Having said that, we who believe the bible is true may differ on what we think it means - and that is expected since we differ in maturity, intellect and personal experience - most of us will come to a better, more biblically consistent theology as the years roll on - and our current understanding of scripture will grow in one direction or another. We expect there to be disagreements about doctrine amongst those who are living out their faith, and we expect there to be disagreement in doctrine with those who have no faith and are only living out an approximation of faith based on some intellectual doppleganger that passes itself off as the real McCoy when in fact it remains ever a counterfeit - a tare - deceived into thinking itself something more, and deceiving others into the same empty deceit, and even revelling with those who are likewise deceived. But those who are in the faith no one another not so much by the way their theology meshes, but by the same testimony that springs from the same gospel.

I am certain that many on Team Bluecollar disagree with some of my theology - but not one would disagree with my soteriology, or the gospel I believe - not one would imagine that scripture contradicts itself or is untrue.

To be certain, and I think this is the shared testimony of everyone who writes for Team BlueCollar - until I believed the scriptures were true, they were incomprehensible - yes I could read the words, but my understanding was confused, and thin - nothing connected, and the whole of scripture was a riddle with a few bits here and there that sounded nice, and the rest was all gobble-dee-goop. But the moment I determined to believe every word - then the scriptures opened to me.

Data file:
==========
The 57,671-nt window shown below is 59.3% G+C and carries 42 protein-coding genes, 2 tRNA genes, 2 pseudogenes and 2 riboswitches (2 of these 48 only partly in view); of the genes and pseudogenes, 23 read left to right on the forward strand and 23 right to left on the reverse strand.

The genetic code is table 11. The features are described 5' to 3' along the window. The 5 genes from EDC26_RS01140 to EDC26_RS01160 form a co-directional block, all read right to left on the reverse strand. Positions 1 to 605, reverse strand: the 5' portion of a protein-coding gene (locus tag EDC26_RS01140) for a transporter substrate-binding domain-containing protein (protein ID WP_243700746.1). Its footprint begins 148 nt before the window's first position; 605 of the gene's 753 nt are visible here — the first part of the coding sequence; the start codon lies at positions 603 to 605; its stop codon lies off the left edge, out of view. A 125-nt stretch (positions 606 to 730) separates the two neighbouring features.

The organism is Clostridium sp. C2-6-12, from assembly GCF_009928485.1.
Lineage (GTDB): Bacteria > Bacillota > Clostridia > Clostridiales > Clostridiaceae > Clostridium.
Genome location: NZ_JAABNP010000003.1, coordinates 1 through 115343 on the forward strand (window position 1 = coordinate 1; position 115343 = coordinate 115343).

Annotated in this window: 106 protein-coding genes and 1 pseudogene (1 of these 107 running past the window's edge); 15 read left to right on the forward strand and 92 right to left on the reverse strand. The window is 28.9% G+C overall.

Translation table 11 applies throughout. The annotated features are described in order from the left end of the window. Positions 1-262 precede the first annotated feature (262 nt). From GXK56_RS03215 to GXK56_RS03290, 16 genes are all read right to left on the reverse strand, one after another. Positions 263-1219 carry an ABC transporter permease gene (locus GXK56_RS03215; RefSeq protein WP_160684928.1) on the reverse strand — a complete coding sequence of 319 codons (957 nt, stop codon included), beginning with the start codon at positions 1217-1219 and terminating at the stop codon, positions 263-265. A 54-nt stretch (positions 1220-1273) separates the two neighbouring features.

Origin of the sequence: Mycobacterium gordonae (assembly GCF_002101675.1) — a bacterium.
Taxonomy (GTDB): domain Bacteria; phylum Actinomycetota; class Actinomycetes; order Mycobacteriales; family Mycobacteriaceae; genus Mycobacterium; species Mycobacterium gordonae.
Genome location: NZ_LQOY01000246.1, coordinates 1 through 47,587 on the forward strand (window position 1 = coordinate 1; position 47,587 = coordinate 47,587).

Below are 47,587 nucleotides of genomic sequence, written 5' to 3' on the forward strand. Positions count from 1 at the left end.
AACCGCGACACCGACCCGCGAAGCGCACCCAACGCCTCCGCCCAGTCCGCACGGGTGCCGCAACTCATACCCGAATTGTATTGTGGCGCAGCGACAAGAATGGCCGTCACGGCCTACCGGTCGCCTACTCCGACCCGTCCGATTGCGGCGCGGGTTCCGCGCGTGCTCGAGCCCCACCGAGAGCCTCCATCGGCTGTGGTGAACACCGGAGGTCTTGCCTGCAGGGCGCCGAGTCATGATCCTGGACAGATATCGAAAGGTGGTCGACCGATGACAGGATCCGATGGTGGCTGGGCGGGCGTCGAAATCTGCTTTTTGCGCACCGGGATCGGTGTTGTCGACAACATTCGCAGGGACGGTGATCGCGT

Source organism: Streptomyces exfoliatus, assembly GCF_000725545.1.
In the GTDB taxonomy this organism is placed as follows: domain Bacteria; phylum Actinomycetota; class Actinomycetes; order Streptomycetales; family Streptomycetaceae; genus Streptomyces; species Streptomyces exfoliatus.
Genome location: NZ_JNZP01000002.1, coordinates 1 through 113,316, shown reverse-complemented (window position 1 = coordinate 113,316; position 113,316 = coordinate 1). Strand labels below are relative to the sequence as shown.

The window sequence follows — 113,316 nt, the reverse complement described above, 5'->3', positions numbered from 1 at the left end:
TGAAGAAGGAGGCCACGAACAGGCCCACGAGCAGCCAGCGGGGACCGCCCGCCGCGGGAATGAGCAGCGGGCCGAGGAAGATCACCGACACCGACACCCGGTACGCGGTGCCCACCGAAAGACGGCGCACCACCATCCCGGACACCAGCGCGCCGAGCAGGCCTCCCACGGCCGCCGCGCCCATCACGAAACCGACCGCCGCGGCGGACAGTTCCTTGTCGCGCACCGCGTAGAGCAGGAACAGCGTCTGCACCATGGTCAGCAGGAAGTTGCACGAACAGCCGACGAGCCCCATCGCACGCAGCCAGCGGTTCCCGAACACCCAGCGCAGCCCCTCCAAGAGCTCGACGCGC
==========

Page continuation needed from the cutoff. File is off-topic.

I appreciate that you regard scripture so richly on the one hand in that you believe they hold some truth, but then I marvel at the magnificent opinion you have of your own discernment - to state your eternal destiny on your own ability to choose the right truth needle out of the bible haystack, if that makes any sense.

Noah's decendents did not attain to the lifespan of the antidiluvian host, but they all began to live shorter lifespans, to be sure, around the time that Noah died, that is when it all went south. I think that makes sense. Scientists are trying to isolate the gene that causes premature aging - there really is no reason why these bodies we have cannot live for hundreds or even thousands of years - it is as if we are programmed to die of old age. But that is another topic altogether...

February 21, 2008 5:34 PM

Blogger Estelle des Chevaliers said...

And there is another option. It isn't a question of true or false. It's a matter of how it is *interpreted*. Some of it is factually correct, exactly as written, and some of it is allegorical. That is what our vicar says and I believe him. I have no reason to doubt that he is less right than you believe that you are.

I'm off to bed! Good night, God bless you.

February 21, 2008 5:55 PM

Blogger jazzycat said...

Do you trust your vicar's inerpretation more than your own?

If a person will pray for understanding prior to reading, then Scripture will speak to them and they can receive the Word of God unfiltered by a vicar or us on this blog. It is certainly alright to listen to what men say and learn from them, but Scripture must be the final authority.

As Daniel pointed out, once one decides to discard portions of Scripture as untrue then it becomes an exercise in futility. For example: If God created the universe, then believing people used to live to 950 years of age should not be a problem. If you do not believe God created the universe, then the Bible will not teach you very much......

February 21, 2008 6:32 PM